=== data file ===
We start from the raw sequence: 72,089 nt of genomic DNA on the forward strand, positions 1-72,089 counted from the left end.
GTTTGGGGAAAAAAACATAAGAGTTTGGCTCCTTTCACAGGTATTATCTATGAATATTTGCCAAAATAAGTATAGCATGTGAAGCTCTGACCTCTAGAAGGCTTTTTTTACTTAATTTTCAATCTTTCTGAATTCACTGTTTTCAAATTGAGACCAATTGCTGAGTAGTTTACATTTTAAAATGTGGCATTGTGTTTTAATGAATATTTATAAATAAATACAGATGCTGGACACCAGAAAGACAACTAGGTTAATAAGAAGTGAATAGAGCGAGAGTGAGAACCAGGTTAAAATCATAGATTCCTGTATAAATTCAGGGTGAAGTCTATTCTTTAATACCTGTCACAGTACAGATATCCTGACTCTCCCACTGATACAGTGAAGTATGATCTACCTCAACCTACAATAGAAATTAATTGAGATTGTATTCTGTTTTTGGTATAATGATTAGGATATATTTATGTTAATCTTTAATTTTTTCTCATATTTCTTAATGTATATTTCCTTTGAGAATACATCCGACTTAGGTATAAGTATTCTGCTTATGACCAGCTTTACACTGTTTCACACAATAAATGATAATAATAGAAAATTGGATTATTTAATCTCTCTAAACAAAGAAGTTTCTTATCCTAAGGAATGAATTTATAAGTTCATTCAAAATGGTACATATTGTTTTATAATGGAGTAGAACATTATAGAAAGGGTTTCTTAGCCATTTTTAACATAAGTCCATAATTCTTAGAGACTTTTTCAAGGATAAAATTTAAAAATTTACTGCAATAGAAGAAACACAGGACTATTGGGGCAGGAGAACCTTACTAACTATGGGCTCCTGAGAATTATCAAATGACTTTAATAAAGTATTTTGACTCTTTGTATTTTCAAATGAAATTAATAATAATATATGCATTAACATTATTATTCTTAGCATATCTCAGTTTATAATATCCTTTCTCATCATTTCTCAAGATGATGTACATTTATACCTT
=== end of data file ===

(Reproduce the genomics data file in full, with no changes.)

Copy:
We start from the raw sequence: 72,089 nt of genomic DNA on the forward strand, positions 1-72,089 counted from the left end.
GTTTGGGGAAAAAAACATAAGAGTTTGGCTCCTTTCACAGGTATTATCTATGAATATTTGCCAAAATAAGTATAGCATGTGAAGCTCTGACCTCTAGAAGGCTTTTTTTACTTAATTTTCAATCTTTCTGAATTCACTGTTTTCAAATTGAGACCAATTGCTGAGTAGTTTACATTTTAAAATGTGGCATTGTGTTTTAATGAATATTTATAAATAAATACAGATGCTGGACACCAGAAAGACAACTAGGTTAATAAGAAGTGAATAGAGCGAGAGTGAGAACCAGGTTAAAATCATAGATTCCTGTATAAATTCAGGGTGAAGTCTATTCTTTAATACCTGTCACAGTACAGATATCCTGACTCTCCCACTGATACAGTGAAGTATGATCTACCTCAACCTACAATAGAAATTAATTGAGATTGTATTCTGTTTTTGGTATAATGATTAGGATATATTTATGTTAATCTTTAATTTTTTCTCATATTTCTTAATGTATATTTCCTTTGAGAATACATCCGACTTAGGTATAAGTATTCTGCTTATGACCAGCTTTACACTGTTTCACACAATAAATGATAATAATAGAAAATTGGATTATTTAATCTCTCTAAACAAAGAAGTTTCTTATCCTAAGGAATGAATTTATAAGTTCATTCAAAATGGTACATATTGTTTTATAATGGAGTAGAACATTATAGAAAGGGTTTCTTAGCCATTTTTAACATAAGTCCATAATTCTTAGAGACTTTTTCAAGGATAAAATTTAAAAATTTACTGCAATAGAAGAAACACAGGACTATTGGGGCAGGAGAACCTTACTAACTATGGGCTCCTGAGAATTATCAAATGACTTTAATAAAGTATTTTGACTCTTTGTATTTTCAAATGAAATTAATAATAATATATGCATTAACATTATTATTCTTAGCATATCTCAGTTTATAATATCCTTTCTCATCATTTCTCAAGATGATGTACATTTATACCTT